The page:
When the bankruptcy case is completely administered or when the trustee in charge obtains court permission, they will begin distributing money to creditors (in all but a few chapter 11 cases relying on proofs of claim filed in the case). How much money you’ll get, if any, is largely determined by the nature of your claim and how many other claims there are. Creditors with secured claims have the right to be paid the value of collateral before creditors with unsecured claims. Having a secured claim essentially means the debtor agreed to put up some kind of collateral when entering into an agreement with you way back when you started delivering goods or services. Unsecured claims are much more common than secured claims. 

In what order are creditors paid? Secured creditors (like a bank that has a lien on some or all the debtor’s property) are first in line to get paid from their collateral. This is why banks take collateral. Second in line to get paid is the IRS; taxes owed by the debtor are paid with money from the bankruptcy estate before unsecured creditors are paid. General unsecured creditors come next.  As a vendor, this is likely the category you fall into. If there is any money remaining after paying secured creditors, tax obligations, and general unsecured creditors a debtor gets to keep the rest. This rarely happens.   

Filing a proof of claim isn’t terribly difficult, so bankruptcy attorneys will generally advise clients to do it even if it seems unlikely that there will be any money left. You never know what will happen. Say you’re owed money by an individual who files Chapter 7 and seems to have nearly no assets. Maybe you don’t get anything now, but a few years down the road the bankruptcy trustee discovers that your debtor had hidden his ownership of a million-dollar home. When the case is reopened, you want your claim on file so you can collect your share of those hidden assets.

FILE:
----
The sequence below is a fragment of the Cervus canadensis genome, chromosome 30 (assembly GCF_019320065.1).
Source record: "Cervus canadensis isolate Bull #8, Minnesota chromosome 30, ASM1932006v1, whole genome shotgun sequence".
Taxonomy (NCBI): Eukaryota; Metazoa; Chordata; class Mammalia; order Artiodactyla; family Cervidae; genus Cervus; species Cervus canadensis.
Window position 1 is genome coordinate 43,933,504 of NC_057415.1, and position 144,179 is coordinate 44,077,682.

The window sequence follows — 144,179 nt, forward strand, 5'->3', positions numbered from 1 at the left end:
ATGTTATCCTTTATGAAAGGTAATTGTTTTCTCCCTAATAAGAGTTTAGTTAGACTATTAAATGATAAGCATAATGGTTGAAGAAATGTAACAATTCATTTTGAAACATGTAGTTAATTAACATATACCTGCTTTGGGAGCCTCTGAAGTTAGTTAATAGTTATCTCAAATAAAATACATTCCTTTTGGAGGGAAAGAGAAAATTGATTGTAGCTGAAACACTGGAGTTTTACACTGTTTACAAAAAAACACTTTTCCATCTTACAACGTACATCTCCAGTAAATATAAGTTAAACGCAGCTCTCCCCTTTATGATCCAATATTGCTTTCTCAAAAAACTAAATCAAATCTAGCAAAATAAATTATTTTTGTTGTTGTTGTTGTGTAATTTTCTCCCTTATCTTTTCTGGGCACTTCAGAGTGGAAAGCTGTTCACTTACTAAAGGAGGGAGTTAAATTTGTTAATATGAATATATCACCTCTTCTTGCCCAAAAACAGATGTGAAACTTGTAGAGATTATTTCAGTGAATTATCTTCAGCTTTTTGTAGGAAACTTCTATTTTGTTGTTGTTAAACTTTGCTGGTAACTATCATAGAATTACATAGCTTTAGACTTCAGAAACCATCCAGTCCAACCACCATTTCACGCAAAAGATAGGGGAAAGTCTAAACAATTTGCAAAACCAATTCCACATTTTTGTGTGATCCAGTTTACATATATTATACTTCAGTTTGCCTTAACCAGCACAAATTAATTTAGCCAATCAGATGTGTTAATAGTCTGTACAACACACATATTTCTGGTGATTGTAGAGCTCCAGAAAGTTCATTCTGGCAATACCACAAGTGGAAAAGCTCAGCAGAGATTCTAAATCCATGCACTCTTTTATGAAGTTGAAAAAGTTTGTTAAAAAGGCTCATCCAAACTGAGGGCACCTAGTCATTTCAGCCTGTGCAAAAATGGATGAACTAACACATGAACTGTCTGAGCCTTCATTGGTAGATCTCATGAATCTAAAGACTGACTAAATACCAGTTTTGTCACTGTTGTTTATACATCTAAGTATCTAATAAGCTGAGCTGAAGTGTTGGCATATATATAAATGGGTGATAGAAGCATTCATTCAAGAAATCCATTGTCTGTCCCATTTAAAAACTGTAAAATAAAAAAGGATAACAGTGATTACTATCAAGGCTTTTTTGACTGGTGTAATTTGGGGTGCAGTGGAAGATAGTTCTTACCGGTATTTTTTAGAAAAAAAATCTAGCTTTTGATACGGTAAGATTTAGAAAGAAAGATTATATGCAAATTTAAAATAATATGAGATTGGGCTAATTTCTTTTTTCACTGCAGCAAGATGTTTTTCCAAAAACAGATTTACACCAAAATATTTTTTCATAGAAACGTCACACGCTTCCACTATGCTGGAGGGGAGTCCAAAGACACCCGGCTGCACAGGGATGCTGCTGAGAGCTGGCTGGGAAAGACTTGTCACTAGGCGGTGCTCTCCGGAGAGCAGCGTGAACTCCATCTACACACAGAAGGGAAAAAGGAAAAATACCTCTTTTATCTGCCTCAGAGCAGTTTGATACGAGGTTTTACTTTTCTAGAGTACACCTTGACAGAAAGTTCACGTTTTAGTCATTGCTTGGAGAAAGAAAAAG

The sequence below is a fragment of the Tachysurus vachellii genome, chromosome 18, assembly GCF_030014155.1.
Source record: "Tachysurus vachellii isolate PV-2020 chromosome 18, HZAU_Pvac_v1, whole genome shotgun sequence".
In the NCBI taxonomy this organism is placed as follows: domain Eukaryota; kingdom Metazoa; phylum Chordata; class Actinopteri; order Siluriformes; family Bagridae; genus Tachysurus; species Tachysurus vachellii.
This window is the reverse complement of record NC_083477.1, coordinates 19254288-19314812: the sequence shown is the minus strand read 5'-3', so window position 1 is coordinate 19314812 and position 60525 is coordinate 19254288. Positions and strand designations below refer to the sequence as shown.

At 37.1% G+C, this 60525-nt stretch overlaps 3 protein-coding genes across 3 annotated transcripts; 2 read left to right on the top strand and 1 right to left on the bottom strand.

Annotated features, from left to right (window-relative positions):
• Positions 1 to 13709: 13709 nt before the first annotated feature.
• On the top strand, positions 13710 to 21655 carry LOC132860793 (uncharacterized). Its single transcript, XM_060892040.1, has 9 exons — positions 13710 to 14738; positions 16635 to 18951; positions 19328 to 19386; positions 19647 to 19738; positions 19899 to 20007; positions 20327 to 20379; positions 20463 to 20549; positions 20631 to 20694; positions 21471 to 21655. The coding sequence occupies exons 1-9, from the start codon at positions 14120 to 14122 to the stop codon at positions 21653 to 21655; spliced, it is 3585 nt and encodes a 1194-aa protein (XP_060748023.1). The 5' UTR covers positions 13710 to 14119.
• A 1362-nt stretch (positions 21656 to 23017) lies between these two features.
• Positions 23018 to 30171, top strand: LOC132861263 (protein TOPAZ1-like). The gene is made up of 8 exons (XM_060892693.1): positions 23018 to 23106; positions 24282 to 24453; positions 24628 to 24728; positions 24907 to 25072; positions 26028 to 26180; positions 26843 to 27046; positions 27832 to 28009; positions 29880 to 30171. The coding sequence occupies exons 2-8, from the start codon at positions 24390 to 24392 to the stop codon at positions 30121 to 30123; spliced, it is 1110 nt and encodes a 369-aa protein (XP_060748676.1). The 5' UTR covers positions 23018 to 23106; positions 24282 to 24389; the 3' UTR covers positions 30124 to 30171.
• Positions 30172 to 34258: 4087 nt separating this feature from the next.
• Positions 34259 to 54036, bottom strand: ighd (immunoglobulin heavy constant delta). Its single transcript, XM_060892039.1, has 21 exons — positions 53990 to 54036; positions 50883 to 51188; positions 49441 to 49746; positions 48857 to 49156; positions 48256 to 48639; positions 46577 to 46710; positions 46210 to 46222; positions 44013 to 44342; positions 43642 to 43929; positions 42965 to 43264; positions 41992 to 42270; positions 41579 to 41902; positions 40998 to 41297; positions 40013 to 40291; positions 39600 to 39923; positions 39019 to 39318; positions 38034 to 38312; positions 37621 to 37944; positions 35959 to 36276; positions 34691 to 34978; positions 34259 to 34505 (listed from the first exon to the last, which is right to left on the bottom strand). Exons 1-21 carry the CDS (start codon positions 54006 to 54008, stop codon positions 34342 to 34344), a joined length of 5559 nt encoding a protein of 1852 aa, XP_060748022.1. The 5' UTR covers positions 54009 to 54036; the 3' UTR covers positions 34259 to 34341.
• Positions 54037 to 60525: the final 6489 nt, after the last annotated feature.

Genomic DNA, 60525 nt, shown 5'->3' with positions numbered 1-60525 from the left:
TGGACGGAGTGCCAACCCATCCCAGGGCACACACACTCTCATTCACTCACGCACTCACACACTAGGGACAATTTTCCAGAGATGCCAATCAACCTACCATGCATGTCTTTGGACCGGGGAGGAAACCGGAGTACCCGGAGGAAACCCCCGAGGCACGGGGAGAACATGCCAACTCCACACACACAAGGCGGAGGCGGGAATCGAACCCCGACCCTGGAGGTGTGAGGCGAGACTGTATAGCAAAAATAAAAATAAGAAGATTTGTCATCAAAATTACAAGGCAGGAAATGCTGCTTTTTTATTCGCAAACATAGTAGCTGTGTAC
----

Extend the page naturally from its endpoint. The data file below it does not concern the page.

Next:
There’s not much to do after filing your proof of claim except to wait for word from the bankruptcy trustee. It may take anywhere from months to years for bankruptcy cases to be fully settled. 

What You Can Do to Protect Yourself 

You can’t predict a customer’s financial future. The business that seems stable now could announce a surprise bankruptcy next year, leaving your last invoice unpaid. If that happens, you’re going to want to have some protections in place to increase your chances of getting your money. A written agreement that includes a clear fee schedule for services, signed by your customer, is one important piece of evidence to support your case. If you supply goods, you want an accurate inventory of the goods sold and the partial payments, if any, made.  You’ll want to include this agreement when you file your proof of claim. In certain circumstances, creditors can create security agreements giving them rights to a debtor’s collateral in the event of bankruptcy. These contracts must be designed by business attorneys who have experience creating enforceable security agreements. 

The bankruptcy attorneys at Sassoon Cymrot Law, LLC are here to help individual and business clients protect their interests, from drafting fee agreements to navigating bankruptcy court proceedings. For help getting paid in a bankruptcy dispute, contact me today!

Jeffrey Cymrot is a Partner at the firm and concentrates his practice in representing bankruptcy trustees, business law, corporate reorganization through the bankruptcy court, and commercial law. He has practiced in the Bankruptcy Court for almost 25 years.

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Sassoon Cymrot Law and Grossman & Associates have joined together into one firm under the Sassoon Cymrot Law name effective May 1, 2021.